Source : 'Scrip Intelligence'
Amid concerns about the rollout of vaccines against SARS-CoV-2 in the US, one of the companies that has received an emergency use authorization, Moderna, Inc., has raised the lower bound of the amount it intends to produce globally for this year.
The company said on 4 January that it would increase its base-case global production estimate for the mRNA-1273 vaccine for 2021 from 500 million to 600 million doses, while still investing and adding staff so that it can produce up to 1 billion doses in total. The company received an EUA from the US Food and Drug Administration on 18 December 2020, followed by an interim order from Health Canada five days later, and it currently expects to have 100 million doses available in the US by the end of the first quarter of 2021 and 200 million by the end of the second quarter. The company also announced several supply deals throughout December, including with the European Union, South Korea and Singapore.
Thus far, it has supplied 18 million doses to the US government, enough for 9 million people as the vaccine is administered in two shots. The US government has a contract to purchase 200 million doses from Moderna with an option for another 300 million, while the Canadian government has agreed to purchase 40 million.
Moderna’s mRNA-1273 is one of two vaccines to have received an EUA from the FDA so far, the other one being Pfizer Inc. and BioNTech SE’s BNT162b2. Both products are messenger RNA (mRNA)-based vaccines and both are administered in two doses. The US had an initial agreement to purchase 100 million doses from Pfizer/BioNTech, and had passed on expanding that order at first – but reached an agreement on 23 December for another 100 million doses.
In a 4 January note, Brookline Capital Markets analyst Leah Rush Cann said that Moderna’s supply announcement was in the range of previously announced production levels, but it raises the anticipated minimum number of doses. With additional anticipated authorizations for mRNA-1273 outside the US and Canada, sales for Moderna could reach $51.4 million in 2030, with the vaccine accounting for 60% of revenue for that year.
Still, whatever the number of doses available, a task no less important is actually distributing them in a way that is efficient and timely. National Institute for Allergy and Infectious Diseases director Anthony Fauci said in a 30 December live video chat on Facebook with California governor Gavin Newsom that enough vaccinations between April and July could lead to sufficient herd immunity by the early fall for life in the US to get back to normal. Nevertheless, problems with the roll-out of the vaccine have dampened much of that optimism.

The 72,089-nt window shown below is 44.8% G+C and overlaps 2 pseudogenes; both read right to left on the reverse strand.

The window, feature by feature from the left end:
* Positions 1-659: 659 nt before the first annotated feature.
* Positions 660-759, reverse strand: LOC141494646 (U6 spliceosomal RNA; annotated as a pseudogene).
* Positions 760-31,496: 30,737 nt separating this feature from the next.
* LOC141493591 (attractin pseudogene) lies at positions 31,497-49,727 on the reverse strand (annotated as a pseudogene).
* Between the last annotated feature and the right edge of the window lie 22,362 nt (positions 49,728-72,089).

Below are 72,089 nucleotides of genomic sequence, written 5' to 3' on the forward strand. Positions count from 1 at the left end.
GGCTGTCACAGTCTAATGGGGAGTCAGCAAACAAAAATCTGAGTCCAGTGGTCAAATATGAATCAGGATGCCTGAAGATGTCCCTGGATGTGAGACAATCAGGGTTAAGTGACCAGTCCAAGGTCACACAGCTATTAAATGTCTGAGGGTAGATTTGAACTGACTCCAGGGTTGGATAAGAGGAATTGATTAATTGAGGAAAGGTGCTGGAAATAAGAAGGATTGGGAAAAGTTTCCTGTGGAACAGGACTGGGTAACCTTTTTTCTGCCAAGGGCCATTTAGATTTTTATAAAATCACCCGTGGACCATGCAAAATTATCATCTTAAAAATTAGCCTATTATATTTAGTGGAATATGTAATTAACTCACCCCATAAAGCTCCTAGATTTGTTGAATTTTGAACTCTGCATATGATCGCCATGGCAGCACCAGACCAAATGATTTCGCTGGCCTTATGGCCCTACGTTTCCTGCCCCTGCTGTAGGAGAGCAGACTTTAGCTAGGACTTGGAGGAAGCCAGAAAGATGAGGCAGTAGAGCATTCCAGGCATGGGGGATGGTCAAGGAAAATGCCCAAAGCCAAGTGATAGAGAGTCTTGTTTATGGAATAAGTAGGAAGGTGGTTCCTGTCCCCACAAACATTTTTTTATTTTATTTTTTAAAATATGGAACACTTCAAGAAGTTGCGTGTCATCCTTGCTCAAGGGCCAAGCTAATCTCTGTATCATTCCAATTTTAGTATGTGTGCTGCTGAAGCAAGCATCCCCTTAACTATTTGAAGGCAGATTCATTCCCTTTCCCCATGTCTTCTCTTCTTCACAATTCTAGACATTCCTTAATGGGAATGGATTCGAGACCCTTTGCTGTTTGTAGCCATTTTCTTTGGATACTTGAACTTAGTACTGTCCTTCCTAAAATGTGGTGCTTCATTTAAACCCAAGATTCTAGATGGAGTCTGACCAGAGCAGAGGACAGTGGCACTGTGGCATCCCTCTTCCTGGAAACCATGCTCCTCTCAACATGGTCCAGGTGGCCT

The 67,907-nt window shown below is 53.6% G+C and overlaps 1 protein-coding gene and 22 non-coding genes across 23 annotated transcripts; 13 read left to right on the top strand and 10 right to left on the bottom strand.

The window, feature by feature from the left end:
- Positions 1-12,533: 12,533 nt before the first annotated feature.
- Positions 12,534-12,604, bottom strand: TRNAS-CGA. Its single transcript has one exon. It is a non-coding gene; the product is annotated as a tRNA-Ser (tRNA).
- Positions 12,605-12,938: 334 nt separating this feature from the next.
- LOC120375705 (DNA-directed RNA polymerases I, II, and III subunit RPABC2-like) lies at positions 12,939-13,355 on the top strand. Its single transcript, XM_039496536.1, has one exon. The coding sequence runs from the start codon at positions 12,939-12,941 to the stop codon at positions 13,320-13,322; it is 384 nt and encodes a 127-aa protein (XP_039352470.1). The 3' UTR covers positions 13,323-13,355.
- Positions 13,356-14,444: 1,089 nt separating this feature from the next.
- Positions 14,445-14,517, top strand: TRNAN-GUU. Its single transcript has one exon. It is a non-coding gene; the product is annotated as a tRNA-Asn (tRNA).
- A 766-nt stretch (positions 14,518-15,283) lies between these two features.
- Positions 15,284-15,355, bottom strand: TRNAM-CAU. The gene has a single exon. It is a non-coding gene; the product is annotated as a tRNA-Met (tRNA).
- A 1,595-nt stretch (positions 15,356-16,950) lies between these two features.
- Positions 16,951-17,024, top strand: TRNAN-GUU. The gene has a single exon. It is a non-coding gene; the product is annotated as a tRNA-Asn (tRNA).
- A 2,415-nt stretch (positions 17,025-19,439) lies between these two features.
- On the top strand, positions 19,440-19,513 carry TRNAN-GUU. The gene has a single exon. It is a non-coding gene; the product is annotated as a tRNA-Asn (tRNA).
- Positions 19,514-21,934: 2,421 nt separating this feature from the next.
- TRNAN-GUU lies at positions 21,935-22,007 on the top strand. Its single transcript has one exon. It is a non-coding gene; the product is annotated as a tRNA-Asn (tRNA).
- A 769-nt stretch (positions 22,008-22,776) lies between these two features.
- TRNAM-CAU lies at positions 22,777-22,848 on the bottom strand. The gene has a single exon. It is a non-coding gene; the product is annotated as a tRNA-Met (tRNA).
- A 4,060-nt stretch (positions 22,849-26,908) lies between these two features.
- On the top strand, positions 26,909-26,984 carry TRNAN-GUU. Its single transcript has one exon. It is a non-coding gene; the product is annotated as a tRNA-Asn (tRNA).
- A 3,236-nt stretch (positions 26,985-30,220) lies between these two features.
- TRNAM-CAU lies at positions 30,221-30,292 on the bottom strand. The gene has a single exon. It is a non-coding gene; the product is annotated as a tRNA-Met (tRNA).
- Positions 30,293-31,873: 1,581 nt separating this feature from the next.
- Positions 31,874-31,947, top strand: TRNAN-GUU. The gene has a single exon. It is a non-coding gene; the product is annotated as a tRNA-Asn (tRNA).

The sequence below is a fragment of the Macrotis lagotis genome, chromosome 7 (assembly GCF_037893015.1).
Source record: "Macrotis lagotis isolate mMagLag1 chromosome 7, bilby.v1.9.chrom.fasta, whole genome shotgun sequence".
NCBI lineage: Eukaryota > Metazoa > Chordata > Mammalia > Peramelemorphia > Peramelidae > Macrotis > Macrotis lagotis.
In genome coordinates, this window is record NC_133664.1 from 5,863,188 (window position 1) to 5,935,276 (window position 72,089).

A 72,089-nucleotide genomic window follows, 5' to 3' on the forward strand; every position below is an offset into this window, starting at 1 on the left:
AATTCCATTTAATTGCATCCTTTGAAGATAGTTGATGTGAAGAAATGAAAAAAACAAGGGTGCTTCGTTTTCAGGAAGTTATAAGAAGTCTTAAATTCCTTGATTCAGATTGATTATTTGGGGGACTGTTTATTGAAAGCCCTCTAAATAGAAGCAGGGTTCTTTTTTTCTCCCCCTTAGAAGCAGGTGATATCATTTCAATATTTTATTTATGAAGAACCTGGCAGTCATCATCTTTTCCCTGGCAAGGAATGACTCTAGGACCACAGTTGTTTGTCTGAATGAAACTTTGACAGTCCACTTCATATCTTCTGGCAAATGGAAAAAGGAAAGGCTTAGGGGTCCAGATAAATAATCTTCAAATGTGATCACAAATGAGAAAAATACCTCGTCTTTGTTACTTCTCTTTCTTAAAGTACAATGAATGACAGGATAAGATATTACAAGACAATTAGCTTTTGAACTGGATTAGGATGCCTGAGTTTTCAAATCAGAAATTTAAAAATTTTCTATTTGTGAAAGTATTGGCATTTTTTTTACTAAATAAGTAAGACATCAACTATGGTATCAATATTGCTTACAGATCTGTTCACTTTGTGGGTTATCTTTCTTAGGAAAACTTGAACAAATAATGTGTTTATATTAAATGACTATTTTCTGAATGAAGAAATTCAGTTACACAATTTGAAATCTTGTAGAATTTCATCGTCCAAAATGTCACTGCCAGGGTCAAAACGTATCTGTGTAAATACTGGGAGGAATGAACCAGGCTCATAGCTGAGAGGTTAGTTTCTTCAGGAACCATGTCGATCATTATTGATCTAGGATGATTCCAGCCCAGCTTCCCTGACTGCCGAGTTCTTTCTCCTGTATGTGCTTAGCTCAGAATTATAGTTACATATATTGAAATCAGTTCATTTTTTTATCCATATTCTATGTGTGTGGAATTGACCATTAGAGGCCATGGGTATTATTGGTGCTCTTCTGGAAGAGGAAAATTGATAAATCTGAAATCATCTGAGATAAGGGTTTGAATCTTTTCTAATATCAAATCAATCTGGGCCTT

Moderna’s announcement comes as the rate of vaccinations in the US has fallen well short of expectations. So far, only 4.3 million in the US have been vaccinated, and leaders in the US have considered administering half doses of mRNA-1273 as a potential means to accelerate the roll-out. Moncef Slaoui, co-leader of the government’s Operation Warp Speed, said on 3 January that OWS was in discussions with Moderna and the FDA on implementing a half-dose strategy in order to double supplies. ()
The development of vaccines for COVID-19 has happened in record time – less than a year, as opposed to the multiple years usually required to develop them. But it had originally aimed to vaccinate 20 million Americans by the end of the year. It then revised that goal down to distributing 20 million doses. In the end, it distributed only 14 million. ()
Since the Moderna and Pfizer/BioNTech EUAs, the focus has shifted to manufacturing and commercial execution of vaccine delivery – with ample pressure to expand capacity. Moderna’s previous guidance was for manufacturing 500 million to 1 billion doses in 2021, including 100 million to 125 million available globally in the first quarter and 85 million to 100 million in the US. The announced increase of 100 million doses in 2021 increases the estimate to 600 million to 1 billion; getting to 1 billion would involve additional investment, the company said.
How that translates to sales for Moderna remains to be seen, although the firm’s share price and market cap has skyrocketed over the past year. The revenue forecast for Moderna – for which the vaccine is its first commercial product – has been up and down. In a 21 December note, Morgan Stanley analyst Matthew Harrison concluded that the blended price per dose for the current orders would be around $20. In early August, analysts at SVB Leerink, as the range of competitors and prices for COVID-19 vaccines took shape, lowered their 2023 revenue forecast for Moderna from $5bn to $2.9bn, based on lowered projections of the pricing of the vaccine during the endemic period likely to start around two years after mRNA-1273’s launch, from up to $100 per dose to $60. ()
Shares of Moderna closed at $111.73 on 4 January, up 6.95% from their 31 December closing price.
By Alaric DeArment